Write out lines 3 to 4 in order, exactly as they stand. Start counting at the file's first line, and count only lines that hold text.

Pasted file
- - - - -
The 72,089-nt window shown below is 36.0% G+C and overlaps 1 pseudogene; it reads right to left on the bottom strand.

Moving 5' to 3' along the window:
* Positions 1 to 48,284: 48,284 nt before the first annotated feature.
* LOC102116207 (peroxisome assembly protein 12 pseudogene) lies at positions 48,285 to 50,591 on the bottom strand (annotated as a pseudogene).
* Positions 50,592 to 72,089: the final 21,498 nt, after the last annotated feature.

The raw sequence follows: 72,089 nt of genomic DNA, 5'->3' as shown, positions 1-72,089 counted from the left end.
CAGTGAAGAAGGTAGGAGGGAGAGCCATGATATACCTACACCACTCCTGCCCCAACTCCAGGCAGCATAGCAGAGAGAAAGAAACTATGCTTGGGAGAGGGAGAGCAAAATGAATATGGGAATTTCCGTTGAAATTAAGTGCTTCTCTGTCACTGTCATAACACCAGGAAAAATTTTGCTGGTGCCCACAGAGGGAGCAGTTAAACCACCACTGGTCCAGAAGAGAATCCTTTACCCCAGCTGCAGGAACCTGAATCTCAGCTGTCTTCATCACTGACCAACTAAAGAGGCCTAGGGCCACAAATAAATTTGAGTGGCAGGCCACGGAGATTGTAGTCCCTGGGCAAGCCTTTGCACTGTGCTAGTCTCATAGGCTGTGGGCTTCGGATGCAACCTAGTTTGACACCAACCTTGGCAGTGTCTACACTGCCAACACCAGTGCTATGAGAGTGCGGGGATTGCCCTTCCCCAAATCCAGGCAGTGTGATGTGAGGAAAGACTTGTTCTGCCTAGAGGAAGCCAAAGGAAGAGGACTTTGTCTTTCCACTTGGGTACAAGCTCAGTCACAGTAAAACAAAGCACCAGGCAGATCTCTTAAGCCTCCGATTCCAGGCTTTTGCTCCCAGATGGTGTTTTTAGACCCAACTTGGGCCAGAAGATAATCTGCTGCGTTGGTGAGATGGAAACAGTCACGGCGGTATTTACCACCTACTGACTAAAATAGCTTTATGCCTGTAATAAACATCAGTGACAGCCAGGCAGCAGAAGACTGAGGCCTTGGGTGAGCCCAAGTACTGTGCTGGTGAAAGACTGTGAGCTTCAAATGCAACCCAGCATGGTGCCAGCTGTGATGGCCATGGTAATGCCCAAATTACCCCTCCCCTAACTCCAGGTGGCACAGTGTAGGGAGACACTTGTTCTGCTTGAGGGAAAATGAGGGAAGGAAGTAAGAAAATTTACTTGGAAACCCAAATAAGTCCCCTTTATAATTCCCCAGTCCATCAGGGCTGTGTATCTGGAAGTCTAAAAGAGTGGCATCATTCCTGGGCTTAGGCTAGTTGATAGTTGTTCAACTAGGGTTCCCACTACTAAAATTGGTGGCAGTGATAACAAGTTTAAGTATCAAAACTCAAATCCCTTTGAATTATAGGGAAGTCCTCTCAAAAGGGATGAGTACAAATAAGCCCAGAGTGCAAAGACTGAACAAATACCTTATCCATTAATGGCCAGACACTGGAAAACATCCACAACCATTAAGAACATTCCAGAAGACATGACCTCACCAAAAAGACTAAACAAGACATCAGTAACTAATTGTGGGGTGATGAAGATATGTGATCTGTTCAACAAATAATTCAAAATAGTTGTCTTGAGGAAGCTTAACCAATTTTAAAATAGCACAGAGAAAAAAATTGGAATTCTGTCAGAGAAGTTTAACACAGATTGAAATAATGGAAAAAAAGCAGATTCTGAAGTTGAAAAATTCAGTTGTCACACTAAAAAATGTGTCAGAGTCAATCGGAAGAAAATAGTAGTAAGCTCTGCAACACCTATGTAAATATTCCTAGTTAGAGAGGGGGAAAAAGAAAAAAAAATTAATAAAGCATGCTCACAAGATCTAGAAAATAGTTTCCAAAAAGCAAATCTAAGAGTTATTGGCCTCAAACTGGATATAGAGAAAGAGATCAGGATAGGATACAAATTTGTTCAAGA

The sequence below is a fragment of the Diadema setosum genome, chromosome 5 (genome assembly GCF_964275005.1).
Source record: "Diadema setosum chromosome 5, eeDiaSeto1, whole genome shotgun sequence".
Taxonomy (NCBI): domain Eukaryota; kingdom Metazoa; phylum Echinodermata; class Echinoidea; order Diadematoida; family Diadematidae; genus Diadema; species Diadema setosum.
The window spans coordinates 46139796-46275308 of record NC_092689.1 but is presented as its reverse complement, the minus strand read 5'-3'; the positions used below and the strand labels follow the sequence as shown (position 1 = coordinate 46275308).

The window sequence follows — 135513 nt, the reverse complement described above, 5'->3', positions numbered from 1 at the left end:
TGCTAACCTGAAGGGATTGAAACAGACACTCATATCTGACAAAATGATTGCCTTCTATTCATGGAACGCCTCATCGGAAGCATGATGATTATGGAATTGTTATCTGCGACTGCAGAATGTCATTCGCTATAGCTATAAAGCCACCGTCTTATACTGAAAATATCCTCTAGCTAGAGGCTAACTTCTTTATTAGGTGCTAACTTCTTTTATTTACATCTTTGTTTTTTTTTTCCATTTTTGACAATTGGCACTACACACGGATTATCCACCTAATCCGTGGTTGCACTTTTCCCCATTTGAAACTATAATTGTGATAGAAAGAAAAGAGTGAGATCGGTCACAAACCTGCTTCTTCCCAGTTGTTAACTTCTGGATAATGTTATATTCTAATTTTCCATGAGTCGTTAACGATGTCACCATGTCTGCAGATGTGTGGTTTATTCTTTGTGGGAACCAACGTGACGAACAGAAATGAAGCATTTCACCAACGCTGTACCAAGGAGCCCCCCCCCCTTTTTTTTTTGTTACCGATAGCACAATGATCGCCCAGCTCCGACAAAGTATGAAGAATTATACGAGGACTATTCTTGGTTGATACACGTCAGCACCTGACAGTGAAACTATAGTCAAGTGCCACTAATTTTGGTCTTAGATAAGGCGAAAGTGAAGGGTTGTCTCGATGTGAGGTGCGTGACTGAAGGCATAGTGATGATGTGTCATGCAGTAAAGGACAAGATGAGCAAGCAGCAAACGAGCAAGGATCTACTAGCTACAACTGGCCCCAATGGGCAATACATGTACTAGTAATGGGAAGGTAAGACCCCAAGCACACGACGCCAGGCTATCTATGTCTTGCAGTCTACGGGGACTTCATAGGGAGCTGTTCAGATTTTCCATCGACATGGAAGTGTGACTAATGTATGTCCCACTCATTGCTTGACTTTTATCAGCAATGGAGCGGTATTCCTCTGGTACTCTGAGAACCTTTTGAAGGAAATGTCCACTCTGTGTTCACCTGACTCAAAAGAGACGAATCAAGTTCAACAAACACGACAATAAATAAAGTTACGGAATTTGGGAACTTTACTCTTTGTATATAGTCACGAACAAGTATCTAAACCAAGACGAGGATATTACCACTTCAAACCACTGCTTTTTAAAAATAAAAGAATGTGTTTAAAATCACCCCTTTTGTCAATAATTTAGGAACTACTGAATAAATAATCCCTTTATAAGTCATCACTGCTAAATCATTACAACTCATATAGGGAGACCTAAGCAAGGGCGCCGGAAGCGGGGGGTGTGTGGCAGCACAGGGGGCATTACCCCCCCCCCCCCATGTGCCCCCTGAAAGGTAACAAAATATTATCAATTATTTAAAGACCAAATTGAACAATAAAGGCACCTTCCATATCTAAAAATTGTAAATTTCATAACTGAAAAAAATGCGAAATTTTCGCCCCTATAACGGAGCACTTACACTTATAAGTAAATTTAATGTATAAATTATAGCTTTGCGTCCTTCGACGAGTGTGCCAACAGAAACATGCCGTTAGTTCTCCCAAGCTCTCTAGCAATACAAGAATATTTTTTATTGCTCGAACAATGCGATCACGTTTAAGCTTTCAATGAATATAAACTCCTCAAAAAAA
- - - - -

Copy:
* Positions 1 to 48,284: 48,284 nt before the first annotated feature.
* LOC102116207 (peroxisome assembly protein 12 pseudogene) lies at positions 48,285 to 50,591 on the bottom strand (annotated as a pseudogene).